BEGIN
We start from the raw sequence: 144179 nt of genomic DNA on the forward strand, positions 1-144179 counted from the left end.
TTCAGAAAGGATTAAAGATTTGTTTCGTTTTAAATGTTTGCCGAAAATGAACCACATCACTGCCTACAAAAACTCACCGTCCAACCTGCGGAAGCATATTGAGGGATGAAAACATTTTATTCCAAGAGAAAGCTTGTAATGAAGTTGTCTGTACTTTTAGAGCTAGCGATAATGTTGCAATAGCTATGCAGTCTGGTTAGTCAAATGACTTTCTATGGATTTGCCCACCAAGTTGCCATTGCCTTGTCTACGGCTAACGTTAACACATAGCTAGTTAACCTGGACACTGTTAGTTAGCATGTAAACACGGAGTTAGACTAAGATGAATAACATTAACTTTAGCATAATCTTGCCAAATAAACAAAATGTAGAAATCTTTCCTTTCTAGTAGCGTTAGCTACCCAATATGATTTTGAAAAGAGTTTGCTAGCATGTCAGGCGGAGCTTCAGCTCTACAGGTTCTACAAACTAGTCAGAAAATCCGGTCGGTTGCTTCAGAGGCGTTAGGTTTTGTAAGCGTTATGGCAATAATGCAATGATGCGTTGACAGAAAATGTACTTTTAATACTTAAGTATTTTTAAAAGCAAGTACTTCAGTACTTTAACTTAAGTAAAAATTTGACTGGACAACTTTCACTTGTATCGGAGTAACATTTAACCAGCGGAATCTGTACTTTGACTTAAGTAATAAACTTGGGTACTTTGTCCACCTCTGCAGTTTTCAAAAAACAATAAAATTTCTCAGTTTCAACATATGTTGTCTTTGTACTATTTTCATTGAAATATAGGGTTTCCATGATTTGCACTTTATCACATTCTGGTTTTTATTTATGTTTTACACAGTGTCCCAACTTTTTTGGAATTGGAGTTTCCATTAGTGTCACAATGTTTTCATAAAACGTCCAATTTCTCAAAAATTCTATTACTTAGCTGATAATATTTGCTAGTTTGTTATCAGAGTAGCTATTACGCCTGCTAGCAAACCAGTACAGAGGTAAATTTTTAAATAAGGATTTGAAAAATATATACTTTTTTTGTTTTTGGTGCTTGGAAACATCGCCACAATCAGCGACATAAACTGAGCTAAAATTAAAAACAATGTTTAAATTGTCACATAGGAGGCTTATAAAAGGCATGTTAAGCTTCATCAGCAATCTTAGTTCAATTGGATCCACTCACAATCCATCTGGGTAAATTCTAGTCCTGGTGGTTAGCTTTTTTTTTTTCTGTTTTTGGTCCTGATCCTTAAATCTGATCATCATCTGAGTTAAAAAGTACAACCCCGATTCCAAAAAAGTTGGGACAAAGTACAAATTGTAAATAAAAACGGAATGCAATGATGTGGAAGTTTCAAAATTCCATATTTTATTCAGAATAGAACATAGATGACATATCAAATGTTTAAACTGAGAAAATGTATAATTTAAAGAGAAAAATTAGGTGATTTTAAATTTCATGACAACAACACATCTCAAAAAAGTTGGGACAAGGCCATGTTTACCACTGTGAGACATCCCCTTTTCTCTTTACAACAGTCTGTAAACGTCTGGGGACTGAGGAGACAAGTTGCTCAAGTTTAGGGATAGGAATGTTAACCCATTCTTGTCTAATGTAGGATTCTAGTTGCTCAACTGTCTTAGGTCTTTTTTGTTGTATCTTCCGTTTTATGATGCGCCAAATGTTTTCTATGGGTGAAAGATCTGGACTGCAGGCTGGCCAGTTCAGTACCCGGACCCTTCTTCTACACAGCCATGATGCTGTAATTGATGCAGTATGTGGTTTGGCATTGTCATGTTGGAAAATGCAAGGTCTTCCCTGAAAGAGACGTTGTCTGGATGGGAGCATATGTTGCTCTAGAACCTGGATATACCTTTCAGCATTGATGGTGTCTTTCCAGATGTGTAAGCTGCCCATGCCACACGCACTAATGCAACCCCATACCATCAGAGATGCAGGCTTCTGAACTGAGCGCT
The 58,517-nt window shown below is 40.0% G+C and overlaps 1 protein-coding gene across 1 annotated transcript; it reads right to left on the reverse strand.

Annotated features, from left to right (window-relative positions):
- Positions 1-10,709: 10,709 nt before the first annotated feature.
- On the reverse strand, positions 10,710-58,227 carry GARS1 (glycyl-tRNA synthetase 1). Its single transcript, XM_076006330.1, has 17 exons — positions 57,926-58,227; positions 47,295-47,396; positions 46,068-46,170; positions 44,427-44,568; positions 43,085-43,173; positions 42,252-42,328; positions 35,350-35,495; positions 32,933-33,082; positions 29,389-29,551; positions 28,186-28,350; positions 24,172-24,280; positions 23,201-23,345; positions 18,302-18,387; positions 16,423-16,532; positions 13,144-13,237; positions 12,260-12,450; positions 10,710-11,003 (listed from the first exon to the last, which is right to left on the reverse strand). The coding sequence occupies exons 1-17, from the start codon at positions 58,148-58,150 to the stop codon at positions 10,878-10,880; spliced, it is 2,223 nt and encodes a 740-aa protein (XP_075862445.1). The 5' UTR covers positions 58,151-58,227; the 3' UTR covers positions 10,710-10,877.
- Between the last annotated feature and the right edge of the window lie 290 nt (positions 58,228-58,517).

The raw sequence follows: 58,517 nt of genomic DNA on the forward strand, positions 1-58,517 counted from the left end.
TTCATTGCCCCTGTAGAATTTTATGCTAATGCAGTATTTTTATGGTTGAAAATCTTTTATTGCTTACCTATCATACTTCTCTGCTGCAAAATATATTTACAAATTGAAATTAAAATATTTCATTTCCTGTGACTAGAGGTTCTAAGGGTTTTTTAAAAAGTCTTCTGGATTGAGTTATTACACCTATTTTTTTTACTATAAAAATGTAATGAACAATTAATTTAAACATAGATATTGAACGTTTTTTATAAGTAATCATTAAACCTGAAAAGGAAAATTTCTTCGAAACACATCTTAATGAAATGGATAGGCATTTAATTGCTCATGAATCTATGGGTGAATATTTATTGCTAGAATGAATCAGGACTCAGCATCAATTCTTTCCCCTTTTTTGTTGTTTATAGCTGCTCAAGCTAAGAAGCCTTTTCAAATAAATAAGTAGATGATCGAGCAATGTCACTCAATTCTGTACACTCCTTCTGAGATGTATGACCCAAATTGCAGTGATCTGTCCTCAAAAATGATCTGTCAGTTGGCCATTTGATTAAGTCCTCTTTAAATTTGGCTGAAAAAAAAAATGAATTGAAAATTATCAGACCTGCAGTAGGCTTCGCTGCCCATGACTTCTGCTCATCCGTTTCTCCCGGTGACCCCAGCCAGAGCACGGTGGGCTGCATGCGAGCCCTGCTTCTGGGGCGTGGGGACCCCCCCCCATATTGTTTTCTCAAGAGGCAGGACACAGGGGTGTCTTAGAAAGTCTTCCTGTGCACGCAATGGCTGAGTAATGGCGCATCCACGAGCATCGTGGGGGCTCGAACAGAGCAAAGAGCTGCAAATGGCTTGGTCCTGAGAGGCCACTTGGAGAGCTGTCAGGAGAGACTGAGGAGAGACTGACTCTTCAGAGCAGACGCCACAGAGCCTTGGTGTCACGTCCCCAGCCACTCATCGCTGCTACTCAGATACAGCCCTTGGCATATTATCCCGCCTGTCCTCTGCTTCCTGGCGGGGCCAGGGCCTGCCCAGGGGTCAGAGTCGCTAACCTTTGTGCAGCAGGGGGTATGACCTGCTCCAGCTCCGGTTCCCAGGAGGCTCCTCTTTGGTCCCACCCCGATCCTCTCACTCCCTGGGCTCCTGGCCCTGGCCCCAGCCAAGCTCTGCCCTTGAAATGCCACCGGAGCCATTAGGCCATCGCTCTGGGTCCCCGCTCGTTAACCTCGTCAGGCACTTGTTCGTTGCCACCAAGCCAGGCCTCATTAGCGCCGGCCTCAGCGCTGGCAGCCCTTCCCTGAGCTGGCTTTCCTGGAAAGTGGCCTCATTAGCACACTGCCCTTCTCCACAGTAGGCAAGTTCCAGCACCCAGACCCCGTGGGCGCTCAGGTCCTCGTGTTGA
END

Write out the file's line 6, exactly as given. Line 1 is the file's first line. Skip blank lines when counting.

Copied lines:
- On the reverse strand, positions 10,710-58,227 carry GARS1 (glycyl-tRNA synthetase 1). Its single transcript, XM_076006330.1, has 17 exons — positions 57,926-58,227; positions 47,295-47,396; positions 46,068-46,170; positions 44,427-44,568; positions 43,085-43,173; positions 42,252-42,328; positions 35,350-35,495; positions 32,933-33,082; positions 29,389-29,551; positions 28,186-28,350; positions 24,172-24,280; positions 23,201-23,345; positions 18,302-18,387; positions 16,423-16,532; positions 13,144-13,237; positions 12,260-12,450; positions 10,710-11,003 (listed from the first exon to the last, which is right to left on the reverse strand). The coding sequence occupies exons 1-17, from the start codon at positions 58,148-58,150 to the stop codon at positions 10,878-10,880; spliced, it is 2,223 nt and encodes a 740-aa protein (XP_075862445.1). The 5' UTR covers positions 58,151-58,227; the 3' UTR covers positions 10,710-10,877.